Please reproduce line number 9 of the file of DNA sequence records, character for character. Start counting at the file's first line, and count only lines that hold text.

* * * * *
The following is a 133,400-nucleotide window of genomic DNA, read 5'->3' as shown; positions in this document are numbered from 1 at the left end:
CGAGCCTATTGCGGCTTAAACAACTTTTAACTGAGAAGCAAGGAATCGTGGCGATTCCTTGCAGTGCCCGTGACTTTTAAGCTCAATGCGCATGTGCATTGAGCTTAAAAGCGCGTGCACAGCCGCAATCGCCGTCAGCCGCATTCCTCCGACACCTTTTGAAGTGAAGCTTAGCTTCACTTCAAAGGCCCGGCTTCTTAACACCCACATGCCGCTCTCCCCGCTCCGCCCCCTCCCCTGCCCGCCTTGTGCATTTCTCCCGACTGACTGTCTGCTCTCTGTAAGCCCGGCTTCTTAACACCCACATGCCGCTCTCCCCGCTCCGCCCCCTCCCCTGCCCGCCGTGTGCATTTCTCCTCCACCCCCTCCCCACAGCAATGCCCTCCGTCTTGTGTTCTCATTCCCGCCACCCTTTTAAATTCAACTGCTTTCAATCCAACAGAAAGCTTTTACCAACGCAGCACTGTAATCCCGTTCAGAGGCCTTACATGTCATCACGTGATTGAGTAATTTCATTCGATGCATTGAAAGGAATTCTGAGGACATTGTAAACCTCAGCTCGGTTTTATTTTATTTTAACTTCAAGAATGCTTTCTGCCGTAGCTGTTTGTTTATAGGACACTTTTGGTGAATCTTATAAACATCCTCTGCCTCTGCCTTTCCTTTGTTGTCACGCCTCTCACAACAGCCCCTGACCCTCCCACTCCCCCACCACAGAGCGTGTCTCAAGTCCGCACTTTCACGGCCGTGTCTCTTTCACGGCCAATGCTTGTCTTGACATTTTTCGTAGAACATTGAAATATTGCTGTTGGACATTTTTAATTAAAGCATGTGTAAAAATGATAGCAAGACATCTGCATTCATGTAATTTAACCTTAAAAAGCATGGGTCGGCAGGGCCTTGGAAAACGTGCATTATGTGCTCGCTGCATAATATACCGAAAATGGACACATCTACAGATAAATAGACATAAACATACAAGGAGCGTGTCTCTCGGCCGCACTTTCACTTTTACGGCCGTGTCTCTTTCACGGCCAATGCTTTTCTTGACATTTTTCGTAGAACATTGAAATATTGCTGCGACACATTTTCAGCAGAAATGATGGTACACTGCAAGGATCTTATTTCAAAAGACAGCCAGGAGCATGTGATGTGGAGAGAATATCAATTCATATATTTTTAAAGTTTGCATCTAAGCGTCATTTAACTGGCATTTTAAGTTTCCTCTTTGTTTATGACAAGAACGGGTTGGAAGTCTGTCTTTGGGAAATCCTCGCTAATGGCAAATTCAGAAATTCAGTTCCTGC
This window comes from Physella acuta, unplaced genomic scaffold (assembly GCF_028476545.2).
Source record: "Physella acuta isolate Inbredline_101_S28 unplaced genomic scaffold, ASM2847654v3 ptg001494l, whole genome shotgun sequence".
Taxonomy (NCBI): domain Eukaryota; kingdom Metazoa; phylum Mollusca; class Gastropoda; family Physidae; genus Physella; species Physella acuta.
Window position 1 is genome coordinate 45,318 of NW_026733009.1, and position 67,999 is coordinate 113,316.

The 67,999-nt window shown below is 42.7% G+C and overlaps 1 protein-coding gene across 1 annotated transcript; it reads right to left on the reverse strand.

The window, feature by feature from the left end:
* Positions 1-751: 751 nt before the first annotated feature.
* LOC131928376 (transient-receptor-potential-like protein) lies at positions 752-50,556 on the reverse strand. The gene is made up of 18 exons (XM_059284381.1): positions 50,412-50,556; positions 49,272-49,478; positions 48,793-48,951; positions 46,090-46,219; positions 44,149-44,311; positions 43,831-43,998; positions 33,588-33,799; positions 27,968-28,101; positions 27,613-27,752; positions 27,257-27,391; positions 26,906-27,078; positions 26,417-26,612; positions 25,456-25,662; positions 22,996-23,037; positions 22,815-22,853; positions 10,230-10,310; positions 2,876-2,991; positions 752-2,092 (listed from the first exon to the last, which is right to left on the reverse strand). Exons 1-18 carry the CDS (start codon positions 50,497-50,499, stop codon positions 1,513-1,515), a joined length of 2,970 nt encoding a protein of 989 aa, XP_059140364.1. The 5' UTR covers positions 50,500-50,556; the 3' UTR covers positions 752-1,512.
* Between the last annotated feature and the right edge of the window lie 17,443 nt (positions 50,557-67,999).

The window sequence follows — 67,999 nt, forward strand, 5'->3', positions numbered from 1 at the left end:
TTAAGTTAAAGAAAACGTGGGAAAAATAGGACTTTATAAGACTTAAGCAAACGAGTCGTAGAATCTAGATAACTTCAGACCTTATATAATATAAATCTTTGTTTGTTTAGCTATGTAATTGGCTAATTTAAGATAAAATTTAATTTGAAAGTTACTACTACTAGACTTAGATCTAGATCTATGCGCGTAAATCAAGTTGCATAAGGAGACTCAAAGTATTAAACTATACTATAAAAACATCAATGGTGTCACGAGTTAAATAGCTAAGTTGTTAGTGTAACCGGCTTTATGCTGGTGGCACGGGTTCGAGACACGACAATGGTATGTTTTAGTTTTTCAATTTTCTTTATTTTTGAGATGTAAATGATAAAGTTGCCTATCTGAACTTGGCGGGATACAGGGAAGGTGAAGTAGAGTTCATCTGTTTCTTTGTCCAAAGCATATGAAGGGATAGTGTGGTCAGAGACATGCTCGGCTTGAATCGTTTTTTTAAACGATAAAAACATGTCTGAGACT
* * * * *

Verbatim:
* Positions 1-751: 751 nt before the first annotated feature.